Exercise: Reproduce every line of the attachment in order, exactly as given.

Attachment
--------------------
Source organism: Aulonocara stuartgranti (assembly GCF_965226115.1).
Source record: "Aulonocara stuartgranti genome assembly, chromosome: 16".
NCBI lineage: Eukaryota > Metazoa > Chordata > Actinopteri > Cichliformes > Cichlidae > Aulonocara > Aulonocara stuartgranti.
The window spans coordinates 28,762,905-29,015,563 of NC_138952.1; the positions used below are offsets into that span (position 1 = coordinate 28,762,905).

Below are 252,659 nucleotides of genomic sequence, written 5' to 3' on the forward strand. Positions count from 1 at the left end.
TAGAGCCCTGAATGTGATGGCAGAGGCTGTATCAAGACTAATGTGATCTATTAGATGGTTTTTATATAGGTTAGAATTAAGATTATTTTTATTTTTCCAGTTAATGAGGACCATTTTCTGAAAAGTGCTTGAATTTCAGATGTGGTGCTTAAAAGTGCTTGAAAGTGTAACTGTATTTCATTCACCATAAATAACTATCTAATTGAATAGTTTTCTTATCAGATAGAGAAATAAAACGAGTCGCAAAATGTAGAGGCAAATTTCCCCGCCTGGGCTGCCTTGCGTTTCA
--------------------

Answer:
Source organism: Aulonocara stuartgranti (assembly GCF_965226115.1).
Source record: "Aulonocara stuartgranti genome assembly, chromosome: 16".
NCBI lineage: Eukaryota > Metazoa > Chordata > Actinopteri > Cichliformes > Cichlidae > Aulonocara > Aulonocara stuartgranti.
The window spans coordinates 28,762,905-29,015,563 of NC_138952.1; the positions used below are offsets into that span (position 1 = coordinate 28,762,905).

Below are 252,659 nucleotides of genomic sequence, written 5' to 3' on the forward strand. Positions count from 1 at the left end.
TAGAGCCCTGAATGTGATGGCAGAGGCTGTATCAAGACTAATGTGATCTATTAGATGGTTTTTATATAGGTTAGAATTAAGATTATTTTTATTTTTCCAGTTAATGAGGACCATTTTCTGAAAAGTGCTTGAATTTCAGATGTGGTGCTTAAAAGTGCTTGAAAGTGTAACTGTATTTCATTCACCATAAATAACTATCTAATTGAATAGTTTTCTTATCAGATAGAGAAATAAAACGAGTCGCAAAATGTAGAGGCAAATTTCCCCGCCTGGGCTGCCTTGCGTTTCA